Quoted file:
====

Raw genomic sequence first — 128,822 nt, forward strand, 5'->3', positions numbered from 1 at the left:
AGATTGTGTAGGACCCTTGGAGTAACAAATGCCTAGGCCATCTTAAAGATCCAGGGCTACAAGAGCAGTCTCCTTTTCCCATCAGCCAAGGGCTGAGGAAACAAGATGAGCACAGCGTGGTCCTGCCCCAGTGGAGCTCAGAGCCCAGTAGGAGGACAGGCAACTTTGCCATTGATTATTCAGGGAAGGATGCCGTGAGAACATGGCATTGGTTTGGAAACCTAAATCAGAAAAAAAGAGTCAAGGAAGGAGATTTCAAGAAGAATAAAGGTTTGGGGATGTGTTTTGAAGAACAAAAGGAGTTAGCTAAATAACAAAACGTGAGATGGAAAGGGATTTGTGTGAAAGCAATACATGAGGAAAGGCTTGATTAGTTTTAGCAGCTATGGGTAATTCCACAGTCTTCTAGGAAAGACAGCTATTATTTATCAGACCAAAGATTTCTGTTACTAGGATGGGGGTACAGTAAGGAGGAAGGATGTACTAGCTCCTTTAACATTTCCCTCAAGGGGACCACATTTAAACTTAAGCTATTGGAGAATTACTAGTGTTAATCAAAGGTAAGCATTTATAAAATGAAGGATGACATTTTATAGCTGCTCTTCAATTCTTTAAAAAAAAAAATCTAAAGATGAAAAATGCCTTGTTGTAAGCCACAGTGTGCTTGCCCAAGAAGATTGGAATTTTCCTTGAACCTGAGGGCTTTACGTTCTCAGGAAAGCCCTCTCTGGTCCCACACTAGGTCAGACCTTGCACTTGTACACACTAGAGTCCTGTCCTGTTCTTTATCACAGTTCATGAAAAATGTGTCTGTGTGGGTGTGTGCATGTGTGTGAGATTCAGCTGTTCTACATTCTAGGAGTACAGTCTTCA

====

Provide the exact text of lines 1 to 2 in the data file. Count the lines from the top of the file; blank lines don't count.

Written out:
Raw genomic sequence first — 128,822 nt, forward strand, 5'->3', positions numbered from 1 at the left:
AGATTGTGTAGGACCCTTGGAGTAACAAATGCCTAGGCCATCTTAAAGATCCAGGGCTACAAGAGCAGTCTCCTTTTCCCATCAGCCAAGGGCTGAGGAAACAAGATGAGCACAGCGTGGTCCTGCCCCAGTGGAGCTCAGAGCCCAGTAGGAGGACAGGCAACTTTGCCATTGATTATTCAGGGAAGGATGCCGTGAGAACATGGCATTGGTTTGGAAACCTAAATCAGAAAAAAAGAGTCAAGGAAGGAGATTTCAAGAAGAATAAAGGTTTGGGGATGTGTTTTGAAGAACAAAAGGAGTTAGCTAAATAACAAAACGTGAGATGGAAAGGGATTTGTGTGAAAGCAATACATGAGGAAAGGCTTGATTAGTTTTAGCAGCTATGGGTAATTCCACAGTCTTCTAGGAAAGACAGCTATTATTTATCAGACCAAAGATTTCTGTTACTAGGATGGGGGTACAGTAAGGAGGAAGGATGTACTAGCTCCTTTAACATTTCCCTCAAGGGGACCACATTTAAACTTAAGCTATTGGAGAATTACTAGTGTTAATCAAAGGTAAGCATTTATAAAATGAAGGATGACATTTTATAGCTGCTCTTCAATTCTTTAAAAAAAAAAATCTAAAGATGAAAAATGCCTTGTTGTAAGCCACAGTGTGCTTGCCCAAGAAGATTGGAATTTTCCTTGAACCTGAGGGCTTTACGTTCTCAGGAAAGCCCTCTCTGGTCCCACACTAGGTCAGACCTTGCACTTGTACACACTAGAGTCCTGTCCTGTTCTTTATCACAGTTCATGAAAAATGTGTCTGTGTGGGTGTGTGCATGTGTGTGAGATTCAGCTGTTCTACATTCTAGGAGTACAGTCTTCA